Our son Joel was born June 17, 1986.
This is a picture of my mother, Grandma Lucille, holding him. Joel was only a few weeks old and Mom was sixty-six.
When Mom and Dad came up to the hospital to see me after Joel was born, I remember Mom holding Joel and fighting back happy tears.
"I never thought I'd say this, but I'm in love," Mom said as she carefully cuddled the precious bundle. "He's just perfect."
I know how Mom felt; it was the same way I felt after Audrey was born; she is so tiny, so perfect. Mom's emotions brought tears to my eyes then, thirty years ago. When I was growing up, my parents never told me they loved me. I knew they did, but it wasn't said out loud. When Mom decreed she was in love with my newborn son, I was deeply touched, this was not a word she ever used lightly.
I went on to parent my sons much differently, and I told them I loved them every day. Mom was always a little uncomfortable, "Don't you think you're using that word a little too much?"
Mom was referring to the four letter 'L' word, of course.
My reply was, "No, I don't think a child can ever hear they are loved too often."
"My parents never told me that," she said. "If you had a roof over your head and food on the table, you were supposed to know they cared about you. They didn't have to say it all the time."
Mom's (and my late father's) generations came through extremely hard times; both of my parents had childhoods worse than any Dickens novel ever written. They had to grow up quickly and leave tender accoutrements behind for there was no place in their lives for feelings. There were only the facts, life was hard and you had to toughen up to survive.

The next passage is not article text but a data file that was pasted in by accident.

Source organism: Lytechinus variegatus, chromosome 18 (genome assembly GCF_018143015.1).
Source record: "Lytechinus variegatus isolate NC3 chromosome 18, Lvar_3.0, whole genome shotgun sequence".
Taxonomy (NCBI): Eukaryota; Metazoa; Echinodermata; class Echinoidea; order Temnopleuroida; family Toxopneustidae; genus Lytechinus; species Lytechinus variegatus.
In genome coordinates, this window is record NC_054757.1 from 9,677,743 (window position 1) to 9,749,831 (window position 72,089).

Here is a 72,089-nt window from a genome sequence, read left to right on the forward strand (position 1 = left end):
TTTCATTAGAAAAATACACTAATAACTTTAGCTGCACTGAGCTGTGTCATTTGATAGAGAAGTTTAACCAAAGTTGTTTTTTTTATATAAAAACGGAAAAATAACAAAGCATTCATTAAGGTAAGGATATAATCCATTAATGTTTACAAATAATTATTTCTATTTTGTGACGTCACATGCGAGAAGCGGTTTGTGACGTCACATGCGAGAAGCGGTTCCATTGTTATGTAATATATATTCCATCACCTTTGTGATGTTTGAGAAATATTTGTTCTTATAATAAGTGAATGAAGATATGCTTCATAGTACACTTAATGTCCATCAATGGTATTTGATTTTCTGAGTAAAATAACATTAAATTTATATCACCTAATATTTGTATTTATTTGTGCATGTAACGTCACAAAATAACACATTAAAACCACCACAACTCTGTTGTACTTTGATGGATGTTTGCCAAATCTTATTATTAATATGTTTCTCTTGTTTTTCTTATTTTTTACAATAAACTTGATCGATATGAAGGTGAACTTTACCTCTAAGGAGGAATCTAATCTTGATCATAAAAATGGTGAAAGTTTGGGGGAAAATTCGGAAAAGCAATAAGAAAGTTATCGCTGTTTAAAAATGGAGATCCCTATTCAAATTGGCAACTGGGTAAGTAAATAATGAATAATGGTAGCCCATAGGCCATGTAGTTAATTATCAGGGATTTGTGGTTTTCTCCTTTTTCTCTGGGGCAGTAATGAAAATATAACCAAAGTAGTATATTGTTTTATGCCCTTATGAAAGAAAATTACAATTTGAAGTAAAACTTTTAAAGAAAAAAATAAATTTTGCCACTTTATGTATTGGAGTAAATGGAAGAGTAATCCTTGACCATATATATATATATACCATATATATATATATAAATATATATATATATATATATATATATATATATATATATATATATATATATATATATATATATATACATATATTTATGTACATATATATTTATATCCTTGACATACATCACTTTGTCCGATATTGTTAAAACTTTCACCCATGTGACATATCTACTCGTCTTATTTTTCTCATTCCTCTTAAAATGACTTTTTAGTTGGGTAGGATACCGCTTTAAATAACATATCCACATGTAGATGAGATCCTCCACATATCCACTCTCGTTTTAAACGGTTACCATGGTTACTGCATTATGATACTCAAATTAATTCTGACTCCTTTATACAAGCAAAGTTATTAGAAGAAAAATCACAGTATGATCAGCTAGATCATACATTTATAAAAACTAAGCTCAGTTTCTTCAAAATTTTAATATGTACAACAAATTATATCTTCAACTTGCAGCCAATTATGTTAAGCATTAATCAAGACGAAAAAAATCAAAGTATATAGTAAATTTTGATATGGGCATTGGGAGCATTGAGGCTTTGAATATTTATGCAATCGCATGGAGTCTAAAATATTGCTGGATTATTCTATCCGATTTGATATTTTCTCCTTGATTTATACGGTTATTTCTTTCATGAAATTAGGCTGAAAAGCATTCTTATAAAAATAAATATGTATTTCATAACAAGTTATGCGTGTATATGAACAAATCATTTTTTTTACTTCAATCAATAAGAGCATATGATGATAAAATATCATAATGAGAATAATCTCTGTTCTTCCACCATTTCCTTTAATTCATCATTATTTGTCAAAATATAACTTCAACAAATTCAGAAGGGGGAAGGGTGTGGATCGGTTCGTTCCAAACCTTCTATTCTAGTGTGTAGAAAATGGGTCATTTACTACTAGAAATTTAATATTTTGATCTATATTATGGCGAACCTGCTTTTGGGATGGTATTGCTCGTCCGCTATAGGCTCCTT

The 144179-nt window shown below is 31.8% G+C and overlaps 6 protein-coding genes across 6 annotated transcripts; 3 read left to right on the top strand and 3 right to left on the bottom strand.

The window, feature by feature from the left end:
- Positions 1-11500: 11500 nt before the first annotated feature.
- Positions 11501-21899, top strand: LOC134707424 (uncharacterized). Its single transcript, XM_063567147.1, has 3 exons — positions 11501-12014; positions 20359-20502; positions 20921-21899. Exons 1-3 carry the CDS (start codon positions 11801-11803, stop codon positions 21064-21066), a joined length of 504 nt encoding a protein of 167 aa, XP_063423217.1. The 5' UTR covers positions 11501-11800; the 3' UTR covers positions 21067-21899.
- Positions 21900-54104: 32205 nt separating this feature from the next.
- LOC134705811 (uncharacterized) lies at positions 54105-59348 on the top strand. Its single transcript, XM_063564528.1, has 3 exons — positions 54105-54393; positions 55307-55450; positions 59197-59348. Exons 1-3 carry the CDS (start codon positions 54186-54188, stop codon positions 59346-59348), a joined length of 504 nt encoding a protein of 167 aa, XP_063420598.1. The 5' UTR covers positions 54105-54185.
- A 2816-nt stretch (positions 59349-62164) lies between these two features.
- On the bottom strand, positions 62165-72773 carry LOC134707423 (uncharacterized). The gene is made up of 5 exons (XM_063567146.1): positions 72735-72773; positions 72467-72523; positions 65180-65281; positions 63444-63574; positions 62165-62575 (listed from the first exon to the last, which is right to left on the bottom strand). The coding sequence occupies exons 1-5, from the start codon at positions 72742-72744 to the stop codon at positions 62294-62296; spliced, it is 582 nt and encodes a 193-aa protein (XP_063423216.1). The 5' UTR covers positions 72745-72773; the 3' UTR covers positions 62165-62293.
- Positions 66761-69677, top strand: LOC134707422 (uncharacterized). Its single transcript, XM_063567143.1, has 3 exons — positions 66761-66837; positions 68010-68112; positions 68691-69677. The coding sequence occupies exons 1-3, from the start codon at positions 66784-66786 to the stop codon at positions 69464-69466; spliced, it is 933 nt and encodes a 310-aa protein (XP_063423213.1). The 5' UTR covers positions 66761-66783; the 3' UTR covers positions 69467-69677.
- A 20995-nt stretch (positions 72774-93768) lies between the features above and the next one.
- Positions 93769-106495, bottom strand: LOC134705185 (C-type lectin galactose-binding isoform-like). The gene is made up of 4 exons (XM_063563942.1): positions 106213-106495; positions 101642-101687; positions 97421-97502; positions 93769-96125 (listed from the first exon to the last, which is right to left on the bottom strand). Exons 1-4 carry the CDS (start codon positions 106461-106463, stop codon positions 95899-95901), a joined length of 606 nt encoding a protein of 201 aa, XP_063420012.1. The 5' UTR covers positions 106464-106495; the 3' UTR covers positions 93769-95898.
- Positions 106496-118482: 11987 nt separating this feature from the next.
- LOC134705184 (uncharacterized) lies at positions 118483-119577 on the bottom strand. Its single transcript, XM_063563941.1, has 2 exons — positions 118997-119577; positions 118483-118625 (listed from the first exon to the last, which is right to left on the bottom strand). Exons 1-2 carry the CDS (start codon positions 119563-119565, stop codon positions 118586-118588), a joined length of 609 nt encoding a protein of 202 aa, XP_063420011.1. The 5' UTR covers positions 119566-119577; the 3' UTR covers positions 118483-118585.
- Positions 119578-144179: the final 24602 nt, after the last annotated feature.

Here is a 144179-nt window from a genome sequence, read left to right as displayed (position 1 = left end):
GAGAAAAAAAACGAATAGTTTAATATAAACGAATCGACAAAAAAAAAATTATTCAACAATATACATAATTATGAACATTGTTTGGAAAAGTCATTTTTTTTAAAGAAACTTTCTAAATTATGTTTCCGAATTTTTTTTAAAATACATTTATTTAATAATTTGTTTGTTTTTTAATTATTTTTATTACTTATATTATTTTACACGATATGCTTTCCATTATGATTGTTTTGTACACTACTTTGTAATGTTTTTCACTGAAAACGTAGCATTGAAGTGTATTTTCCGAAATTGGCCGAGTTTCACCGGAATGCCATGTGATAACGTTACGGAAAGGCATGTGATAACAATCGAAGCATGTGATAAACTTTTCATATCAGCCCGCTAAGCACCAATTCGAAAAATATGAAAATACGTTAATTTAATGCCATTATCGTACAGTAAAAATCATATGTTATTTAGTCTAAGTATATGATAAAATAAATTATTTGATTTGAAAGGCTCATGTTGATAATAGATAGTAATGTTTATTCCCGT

Being raised on a farm a child learns early the animals are not pets; there is life and the stark reality of death, these facts remain unaltered. Tears don't help anything, best to leave them unshed for they only show weakness.
My father was tough and hated what he called 'bawling', but at times scenes on television shows would touch some unguarded emotions in him. I was stunned a few times to see tears trickling down his sunburned face at the dinner table. I felt uncomfortable then, as if I'd intruded on him in a very private moment. I'd quickly avert my gaze when his hard-calloused hand wiped the tell-tale tears away.
My mother was tougher; indeed, I've only see her cry twice in my life. I, on the other hand, was weak, so weak. I cried easily as a little child and have yet to overcome the tendency. Apparently the Tear-less Gene skipped a generation or something.
On Sunday, Abby and Joel brought baby Audrey to meet Great Grandma Lucille, now almost 96 years old.
And with a sense of deja vu, I heard what she said.
"She's perfect, so beautiful, I'm in love." I could tell Mom was crying.
I was supposed to be taking pictures, and I tried, but I had to leave the room for a bit.
It's hard to focus a camera when you're crying happy tears.